In the year which followed the Year of Sadness, the Pilgrimage fell at the beginning of June; and on the Feast of the Sacrifices the Prophet went to the valley of Mina where the pilgrims camp for five days. It had been his practice now for several years to visit the various groups of tents and to declare his message to anyone who would listen, reciting for them such verses of the Revelations as he felt moved to recite. The nearest point of Mina to Mecca is ‘Aqabah, where the road rises up steeply from the valley towards the hills in the direction of the holy city; and it was this year at ‘Aaqabah that he came upon six men of the tribe of Khazraj, from Yathrib. He did not know any of the six, but they had all heard of him and of his claim to prophethood, and as soon as he told them who he was their faces lit up with interest, and they listened to him attentively. Every man of them was familiar with the threat of their neighbors, the Yathrib Jews: “A Prophet is now about to be sent. We will follow him and we will slay you as ‘Ad and Iram were slain”; and when the Prophet had finished speaking, they said to each other: “This is indeed the Prophet that the Jews promised us would come. Let them not be the first to reach him!” Then, after one or two questions had been asked and answered, each of the six men testified to the truth of the Prophet’s message and promised to fulfill the conditions of Islam which he laid before them. “We have left our people,” they said, “for there is no people so torn asunder by enmity and evil as they; and it may be that God will unite them through thee. We will now go to them and summon them to accept thy religion even as we have accepted it; and if God gather them together about thee, then no man will be mightier than thou.”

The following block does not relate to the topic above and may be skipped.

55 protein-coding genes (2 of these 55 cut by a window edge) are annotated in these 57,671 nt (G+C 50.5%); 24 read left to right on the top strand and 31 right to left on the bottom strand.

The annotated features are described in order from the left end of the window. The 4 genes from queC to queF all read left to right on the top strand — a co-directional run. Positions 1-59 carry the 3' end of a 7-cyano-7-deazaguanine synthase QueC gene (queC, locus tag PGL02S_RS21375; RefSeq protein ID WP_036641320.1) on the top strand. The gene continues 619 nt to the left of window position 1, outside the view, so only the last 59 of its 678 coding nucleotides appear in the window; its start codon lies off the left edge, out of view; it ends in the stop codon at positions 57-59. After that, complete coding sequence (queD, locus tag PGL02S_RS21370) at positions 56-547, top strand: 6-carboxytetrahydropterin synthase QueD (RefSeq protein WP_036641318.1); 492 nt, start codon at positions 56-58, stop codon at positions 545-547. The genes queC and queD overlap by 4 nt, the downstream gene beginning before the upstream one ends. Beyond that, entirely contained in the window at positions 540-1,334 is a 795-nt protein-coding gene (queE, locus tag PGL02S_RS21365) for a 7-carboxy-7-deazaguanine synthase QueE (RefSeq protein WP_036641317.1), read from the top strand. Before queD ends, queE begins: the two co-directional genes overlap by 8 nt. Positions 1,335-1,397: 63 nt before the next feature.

The Prophet continued to visit Abu Bakr regularly at his house amongst the dwellings of the Bani Jumah. These visits were a memorable feature of the childhood of ‘A’ishah, Abu Bakr’s younger daughter. She could not remember a time when her father and mother were not Muslims, and when the Prophet was not a daily visitor to them.
During this same year that followed Khadijah’s death, the Prophet dreamed that he saw a man who was carrying someone wrapped in a piece of silk. The man said to him: “This is thy wife, so uncover her.” The Prophet lifted the silk and there was ‘A’ishah. But ‘A’ishah was only six years old, and he had passed his fiftieth year. Moreover Abu Bakr had promised her to Mut’im for his son Jubayr. The Prophet simply said to himself: “If this be from God, He will bring it to pass.” A few nights later he saw in his sleep an Angel carrying the same bundle of silk, and this time it was he who said to the Angel: “Show me.” The Angel lifted the silk and there, again, was ‘A’ishah, and again the Prophet said: “If this be from God, He will bring it to pass.”